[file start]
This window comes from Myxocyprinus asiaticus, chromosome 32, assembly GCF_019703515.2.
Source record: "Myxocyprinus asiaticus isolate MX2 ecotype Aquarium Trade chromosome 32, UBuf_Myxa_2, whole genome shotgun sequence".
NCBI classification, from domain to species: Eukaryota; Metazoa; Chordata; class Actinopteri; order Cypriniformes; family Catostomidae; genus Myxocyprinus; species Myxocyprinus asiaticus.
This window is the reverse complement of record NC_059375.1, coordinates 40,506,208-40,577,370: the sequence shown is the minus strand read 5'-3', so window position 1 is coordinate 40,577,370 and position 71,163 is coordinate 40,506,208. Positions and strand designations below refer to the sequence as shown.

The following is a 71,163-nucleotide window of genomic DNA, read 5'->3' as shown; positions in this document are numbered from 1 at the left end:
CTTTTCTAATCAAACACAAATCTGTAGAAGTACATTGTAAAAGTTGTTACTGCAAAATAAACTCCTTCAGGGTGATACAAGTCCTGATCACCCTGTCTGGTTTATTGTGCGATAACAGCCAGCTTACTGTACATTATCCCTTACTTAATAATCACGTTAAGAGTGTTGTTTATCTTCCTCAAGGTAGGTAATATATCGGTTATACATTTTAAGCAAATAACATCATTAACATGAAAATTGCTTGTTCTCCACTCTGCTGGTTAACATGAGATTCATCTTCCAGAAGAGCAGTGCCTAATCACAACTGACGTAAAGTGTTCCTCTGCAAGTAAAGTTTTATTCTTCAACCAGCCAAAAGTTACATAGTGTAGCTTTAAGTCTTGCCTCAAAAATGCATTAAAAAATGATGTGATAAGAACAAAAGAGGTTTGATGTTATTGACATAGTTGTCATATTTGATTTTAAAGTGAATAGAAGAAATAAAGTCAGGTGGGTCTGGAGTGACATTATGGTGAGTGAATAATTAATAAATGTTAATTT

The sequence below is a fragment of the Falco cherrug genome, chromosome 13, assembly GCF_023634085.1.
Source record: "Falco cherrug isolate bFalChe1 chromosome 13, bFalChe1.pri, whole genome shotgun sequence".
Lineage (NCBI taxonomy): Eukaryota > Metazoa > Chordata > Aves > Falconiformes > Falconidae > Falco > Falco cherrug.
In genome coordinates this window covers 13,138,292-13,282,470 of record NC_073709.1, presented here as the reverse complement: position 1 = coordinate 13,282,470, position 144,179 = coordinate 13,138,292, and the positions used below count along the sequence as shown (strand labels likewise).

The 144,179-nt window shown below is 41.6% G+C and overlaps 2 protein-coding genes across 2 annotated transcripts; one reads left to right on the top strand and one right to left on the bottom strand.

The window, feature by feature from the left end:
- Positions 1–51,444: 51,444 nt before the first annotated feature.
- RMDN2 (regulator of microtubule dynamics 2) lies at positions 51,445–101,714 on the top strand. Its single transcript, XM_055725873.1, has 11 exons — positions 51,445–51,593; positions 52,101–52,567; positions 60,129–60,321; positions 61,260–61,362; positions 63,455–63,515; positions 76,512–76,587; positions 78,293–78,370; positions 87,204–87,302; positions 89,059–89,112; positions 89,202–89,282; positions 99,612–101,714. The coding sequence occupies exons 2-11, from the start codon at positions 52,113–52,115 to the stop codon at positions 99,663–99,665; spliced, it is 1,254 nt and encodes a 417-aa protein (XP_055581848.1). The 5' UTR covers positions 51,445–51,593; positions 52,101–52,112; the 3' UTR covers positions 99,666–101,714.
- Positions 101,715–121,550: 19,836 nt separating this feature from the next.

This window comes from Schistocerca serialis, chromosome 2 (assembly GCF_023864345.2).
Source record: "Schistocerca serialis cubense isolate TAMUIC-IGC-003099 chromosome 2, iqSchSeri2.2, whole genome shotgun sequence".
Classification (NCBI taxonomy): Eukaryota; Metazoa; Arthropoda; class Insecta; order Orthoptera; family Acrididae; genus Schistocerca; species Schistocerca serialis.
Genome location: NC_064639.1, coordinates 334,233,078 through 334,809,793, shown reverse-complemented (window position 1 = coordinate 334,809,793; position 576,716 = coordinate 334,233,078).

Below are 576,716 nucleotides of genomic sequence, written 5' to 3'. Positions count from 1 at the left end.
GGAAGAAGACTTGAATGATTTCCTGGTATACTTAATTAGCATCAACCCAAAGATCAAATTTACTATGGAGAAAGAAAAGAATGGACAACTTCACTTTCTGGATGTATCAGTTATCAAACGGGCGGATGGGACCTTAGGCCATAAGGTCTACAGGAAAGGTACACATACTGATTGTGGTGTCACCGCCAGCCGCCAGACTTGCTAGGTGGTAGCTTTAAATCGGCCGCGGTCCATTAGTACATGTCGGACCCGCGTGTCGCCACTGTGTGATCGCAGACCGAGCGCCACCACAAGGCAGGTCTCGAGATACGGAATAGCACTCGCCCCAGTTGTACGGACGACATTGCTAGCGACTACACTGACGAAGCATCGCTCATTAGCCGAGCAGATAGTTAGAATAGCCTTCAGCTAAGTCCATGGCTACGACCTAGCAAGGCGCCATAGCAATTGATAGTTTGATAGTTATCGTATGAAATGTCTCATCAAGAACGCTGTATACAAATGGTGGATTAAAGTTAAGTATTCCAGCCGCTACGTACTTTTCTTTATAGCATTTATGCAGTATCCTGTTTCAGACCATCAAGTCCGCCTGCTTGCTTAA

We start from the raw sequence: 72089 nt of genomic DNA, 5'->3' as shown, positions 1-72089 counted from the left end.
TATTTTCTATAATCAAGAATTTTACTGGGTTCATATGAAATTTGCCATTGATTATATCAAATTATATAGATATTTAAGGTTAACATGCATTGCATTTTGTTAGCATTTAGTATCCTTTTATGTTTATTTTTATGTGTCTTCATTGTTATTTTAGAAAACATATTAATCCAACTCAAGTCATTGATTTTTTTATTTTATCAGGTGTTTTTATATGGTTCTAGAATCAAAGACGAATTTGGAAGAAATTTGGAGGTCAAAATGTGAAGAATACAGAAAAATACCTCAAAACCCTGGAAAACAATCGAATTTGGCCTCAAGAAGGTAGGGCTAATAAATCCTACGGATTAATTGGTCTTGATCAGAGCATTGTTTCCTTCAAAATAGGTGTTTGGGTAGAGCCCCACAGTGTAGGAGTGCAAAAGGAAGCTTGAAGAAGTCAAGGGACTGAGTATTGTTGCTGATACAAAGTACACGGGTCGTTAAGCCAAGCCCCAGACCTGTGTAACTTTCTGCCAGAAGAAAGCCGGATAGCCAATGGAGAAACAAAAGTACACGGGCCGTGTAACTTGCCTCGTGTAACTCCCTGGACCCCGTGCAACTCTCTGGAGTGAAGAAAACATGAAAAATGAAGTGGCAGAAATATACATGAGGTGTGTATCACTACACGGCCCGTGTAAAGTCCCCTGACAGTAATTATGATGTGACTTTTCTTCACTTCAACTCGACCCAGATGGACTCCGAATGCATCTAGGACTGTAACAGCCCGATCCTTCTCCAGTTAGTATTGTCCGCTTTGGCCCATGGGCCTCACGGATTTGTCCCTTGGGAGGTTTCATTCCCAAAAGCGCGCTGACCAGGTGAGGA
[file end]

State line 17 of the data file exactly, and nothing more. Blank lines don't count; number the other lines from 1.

Source record: "Schistocerca serialis cubense isolate TAMUIC-IGC-003099 chromosome 2, iqSchSeri2.2, whole genome shotgun sequence".